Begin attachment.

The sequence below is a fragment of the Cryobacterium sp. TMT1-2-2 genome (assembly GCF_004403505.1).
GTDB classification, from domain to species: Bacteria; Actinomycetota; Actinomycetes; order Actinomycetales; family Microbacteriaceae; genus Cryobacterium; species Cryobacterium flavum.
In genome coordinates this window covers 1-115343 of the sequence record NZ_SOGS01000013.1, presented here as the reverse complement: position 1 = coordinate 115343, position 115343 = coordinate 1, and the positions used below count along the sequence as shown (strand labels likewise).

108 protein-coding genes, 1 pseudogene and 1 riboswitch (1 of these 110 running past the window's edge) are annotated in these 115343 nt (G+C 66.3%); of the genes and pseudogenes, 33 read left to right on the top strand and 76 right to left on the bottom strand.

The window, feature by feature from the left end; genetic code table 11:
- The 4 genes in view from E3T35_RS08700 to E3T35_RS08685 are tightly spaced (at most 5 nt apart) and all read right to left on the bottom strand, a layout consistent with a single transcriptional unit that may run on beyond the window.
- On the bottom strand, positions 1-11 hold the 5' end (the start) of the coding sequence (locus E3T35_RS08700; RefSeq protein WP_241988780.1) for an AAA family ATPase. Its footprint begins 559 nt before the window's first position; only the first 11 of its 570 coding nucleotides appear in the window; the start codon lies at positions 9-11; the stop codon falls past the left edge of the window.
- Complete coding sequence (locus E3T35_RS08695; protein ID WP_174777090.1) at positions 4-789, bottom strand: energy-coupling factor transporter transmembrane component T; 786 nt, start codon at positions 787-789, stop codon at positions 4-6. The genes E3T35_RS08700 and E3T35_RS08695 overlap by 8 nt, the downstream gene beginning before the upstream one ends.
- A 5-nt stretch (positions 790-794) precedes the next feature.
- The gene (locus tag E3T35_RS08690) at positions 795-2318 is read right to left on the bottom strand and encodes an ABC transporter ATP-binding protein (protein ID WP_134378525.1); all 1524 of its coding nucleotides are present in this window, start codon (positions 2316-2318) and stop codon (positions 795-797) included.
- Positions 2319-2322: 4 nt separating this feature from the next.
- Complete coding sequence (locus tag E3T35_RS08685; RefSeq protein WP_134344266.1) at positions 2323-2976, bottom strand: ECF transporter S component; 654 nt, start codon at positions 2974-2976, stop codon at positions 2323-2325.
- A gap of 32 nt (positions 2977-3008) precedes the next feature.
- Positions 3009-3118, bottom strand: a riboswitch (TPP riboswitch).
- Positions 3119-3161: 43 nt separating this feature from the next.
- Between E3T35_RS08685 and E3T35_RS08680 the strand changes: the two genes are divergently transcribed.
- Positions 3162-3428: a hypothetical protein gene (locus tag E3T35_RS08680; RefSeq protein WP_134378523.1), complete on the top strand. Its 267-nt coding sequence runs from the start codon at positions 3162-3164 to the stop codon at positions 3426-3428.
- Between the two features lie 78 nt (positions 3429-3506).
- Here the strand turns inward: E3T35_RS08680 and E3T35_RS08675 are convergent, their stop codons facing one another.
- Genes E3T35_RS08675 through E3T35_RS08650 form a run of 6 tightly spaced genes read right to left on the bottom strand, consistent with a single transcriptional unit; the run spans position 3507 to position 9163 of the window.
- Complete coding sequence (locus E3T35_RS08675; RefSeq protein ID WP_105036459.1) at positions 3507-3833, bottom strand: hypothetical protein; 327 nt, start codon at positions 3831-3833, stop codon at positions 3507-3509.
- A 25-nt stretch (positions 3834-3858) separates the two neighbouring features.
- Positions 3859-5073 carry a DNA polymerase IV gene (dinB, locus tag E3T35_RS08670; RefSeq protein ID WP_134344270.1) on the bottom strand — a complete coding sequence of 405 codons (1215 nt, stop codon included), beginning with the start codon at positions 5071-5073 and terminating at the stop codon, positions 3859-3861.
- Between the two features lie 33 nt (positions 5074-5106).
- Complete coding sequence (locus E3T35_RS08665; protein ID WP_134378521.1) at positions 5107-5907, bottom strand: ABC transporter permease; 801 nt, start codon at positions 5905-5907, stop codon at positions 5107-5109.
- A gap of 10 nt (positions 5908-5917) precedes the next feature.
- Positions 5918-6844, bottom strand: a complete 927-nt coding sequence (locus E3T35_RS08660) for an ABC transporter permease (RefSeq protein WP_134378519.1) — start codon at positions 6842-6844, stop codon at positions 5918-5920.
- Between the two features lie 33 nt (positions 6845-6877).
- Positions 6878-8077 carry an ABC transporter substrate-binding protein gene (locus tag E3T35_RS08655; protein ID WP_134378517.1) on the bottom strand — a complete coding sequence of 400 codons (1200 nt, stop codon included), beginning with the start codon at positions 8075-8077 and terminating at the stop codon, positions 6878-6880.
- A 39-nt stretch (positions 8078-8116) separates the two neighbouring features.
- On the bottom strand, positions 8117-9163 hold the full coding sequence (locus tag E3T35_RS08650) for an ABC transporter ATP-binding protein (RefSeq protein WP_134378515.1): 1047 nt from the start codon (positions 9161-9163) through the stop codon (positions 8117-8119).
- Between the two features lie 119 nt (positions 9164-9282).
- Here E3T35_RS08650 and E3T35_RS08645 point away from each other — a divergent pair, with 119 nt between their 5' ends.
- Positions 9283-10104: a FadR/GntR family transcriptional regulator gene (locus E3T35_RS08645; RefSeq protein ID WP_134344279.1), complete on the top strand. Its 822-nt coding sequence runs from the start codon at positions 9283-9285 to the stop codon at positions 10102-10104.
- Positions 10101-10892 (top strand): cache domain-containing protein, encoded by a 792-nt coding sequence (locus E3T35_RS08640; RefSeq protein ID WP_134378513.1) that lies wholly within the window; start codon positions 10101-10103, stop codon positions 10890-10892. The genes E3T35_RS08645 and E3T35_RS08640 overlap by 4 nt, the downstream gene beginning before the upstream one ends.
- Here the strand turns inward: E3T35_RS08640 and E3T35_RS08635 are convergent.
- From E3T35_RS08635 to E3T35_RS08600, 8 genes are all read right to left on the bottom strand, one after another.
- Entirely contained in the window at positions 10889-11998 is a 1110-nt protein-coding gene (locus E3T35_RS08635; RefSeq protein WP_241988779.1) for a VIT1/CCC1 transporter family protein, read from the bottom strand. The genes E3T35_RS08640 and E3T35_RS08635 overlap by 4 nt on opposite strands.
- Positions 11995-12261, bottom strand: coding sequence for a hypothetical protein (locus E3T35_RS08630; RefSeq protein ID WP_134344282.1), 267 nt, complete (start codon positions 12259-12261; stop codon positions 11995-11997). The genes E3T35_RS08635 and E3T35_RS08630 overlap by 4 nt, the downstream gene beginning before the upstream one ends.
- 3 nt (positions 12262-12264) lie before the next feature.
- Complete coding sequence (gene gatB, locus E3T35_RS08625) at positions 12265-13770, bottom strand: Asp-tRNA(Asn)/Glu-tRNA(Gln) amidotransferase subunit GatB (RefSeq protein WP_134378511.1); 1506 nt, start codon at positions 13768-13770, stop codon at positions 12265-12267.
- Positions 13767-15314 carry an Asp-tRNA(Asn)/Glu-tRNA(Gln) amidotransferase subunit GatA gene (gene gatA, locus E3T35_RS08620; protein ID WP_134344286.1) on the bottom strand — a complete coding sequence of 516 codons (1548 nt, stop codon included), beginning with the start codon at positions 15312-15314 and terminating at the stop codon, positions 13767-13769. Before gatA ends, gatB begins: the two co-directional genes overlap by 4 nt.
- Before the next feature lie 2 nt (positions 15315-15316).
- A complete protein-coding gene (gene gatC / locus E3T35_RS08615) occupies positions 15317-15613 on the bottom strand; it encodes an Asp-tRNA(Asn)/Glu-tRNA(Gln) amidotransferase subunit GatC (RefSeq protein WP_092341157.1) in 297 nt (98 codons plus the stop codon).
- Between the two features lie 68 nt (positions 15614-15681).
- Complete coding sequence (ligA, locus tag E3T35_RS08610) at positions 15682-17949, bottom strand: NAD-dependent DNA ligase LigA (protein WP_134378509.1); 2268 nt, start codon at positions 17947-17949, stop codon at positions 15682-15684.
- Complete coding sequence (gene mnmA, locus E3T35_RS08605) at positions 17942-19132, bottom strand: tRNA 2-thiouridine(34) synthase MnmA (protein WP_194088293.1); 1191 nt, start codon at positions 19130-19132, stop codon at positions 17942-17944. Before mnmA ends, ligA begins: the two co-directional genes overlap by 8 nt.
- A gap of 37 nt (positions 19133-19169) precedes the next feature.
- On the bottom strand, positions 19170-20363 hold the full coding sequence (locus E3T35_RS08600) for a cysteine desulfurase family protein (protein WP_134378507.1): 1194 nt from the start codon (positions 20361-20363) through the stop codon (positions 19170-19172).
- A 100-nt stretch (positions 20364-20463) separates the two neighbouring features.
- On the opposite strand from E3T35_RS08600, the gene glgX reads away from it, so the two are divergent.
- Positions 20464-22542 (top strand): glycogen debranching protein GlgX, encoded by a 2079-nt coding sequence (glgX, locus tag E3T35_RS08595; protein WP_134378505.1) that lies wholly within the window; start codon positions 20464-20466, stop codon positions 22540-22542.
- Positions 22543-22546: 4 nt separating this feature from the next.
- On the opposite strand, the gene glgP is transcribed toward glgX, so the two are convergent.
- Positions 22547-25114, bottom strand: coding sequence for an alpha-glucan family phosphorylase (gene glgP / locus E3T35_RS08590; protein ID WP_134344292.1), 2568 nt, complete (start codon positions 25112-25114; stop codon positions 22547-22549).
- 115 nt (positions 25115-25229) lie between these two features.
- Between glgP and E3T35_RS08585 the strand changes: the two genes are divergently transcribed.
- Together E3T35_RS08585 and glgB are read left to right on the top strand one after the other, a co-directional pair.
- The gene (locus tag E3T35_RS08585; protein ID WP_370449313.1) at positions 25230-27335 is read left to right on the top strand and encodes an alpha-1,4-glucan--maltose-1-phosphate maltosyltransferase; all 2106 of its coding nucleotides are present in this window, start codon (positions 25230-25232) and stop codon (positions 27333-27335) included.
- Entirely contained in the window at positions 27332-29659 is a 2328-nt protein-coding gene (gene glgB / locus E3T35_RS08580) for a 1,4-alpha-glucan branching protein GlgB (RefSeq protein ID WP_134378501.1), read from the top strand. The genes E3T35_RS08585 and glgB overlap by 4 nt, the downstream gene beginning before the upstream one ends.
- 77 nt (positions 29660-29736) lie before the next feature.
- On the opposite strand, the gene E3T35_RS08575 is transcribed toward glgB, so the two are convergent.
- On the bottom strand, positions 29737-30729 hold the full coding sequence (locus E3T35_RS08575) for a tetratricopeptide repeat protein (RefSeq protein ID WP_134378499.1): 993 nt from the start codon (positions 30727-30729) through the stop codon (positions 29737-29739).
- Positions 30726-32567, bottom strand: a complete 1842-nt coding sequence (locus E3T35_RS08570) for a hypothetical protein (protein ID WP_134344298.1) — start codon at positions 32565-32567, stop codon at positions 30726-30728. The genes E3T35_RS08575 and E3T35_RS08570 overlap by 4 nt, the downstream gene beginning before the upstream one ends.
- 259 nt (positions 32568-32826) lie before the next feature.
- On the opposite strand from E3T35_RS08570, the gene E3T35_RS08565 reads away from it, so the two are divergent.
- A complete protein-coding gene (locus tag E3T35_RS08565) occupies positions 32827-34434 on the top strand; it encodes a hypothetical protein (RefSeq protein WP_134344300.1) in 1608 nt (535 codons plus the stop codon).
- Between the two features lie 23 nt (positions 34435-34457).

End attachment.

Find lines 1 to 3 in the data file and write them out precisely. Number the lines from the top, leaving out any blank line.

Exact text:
The sequence below is a fragment of the Cryobacterium sp. TMT1-2-2 genome (assembly GCF_004403505.1).
GTDB classification, from domain to species: Bacteria; Actinomycetota; Actinomycetes; order Actinomycetales; family Microbacteriaceae; genus Cryobacterium; species Cryobacterium flavum.
In genome coordinates this window covers 1-115343 of the sequence record NZ_SOGS01000013.1, presented here as the reverse complement: position 1 = coordinate 115343, position 115343 = coordinate 1, and the positions used below count along the sequence as shown (strand labels likewise).